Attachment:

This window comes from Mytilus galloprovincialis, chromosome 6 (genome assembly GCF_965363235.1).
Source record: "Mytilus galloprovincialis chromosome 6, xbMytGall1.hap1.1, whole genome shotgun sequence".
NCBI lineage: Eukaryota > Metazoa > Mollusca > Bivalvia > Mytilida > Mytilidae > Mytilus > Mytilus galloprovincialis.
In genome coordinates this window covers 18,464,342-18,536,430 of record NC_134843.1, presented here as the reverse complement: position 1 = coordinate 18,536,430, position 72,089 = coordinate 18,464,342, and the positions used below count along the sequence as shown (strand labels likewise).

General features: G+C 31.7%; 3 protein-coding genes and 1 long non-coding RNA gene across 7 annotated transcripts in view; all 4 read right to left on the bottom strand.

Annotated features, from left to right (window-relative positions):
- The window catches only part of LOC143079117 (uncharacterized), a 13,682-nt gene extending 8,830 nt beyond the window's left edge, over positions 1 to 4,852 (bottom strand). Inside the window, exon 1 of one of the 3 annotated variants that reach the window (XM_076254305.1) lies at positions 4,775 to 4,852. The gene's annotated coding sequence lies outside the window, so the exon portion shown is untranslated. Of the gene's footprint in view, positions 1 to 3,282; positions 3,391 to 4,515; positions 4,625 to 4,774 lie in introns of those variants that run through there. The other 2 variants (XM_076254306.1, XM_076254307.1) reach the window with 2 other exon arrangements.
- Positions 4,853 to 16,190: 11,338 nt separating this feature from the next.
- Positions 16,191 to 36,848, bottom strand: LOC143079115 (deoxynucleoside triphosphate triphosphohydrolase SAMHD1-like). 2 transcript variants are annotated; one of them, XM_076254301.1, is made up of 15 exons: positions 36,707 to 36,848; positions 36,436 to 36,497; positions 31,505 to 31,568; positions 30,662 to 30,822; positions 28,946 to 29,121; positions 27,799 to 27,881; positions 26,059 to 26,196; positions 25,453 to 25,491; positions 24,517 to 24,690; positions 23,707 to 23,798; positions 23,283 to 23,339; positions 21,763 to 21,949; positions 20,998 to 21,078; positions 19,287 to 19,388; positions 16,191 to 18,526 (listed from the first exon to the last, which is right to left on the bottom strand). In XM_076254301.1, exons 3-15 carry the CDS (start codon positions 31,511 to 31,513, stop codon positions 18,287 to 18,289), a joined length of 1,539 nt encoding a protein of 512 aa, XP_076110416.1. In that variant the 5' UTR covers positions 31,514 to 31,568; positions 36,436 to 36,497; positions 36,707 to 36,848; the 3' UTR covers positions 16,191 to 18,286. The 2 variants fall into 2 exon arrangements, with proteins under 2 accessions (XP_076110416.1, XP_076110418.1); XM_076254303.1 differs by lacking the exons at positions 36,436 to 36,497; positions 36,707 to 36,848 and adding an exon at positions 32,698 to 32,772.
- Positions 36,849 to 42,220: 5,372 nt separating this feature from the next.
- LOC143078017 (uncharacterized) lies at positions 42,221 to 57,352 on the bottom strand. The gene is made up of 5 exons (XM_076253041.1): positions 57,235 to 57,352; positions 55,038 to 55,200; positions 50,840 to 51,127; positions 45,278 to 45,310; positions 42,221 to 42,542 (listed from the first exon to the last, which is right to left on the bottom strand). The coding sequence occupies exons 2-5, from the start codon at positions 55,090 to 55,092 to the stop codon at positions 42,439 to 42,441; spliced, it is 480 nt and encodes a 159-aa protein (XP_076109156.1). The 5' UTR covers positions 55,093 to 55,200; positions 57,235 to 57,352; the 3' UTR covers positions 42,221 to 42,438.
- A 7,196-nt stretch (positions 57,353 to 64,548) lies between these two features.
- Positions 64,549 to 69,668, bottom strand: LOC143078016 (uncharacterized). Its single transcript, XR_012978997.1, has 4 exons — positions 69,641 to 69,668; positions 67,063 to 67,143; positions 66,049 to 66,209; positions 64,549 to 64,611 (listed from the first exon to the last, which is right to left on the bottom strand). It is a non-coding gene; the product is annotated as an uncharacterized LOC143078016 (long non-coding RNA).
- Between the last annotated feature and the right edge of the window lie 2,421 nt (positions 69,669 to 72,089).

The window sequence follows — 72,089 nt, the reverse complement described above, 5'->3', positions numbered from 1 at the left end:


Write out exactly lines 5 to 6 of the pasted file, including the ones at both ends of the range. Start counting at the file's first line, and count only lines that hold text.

General features: G+C 31.7%; 3 protein-coding genes and 1 long non-coding RNA gene across 7 annotated transcripts in view; all 4 read right to left on the bottom strand.

Annotated features, from left to right (window-relative positions):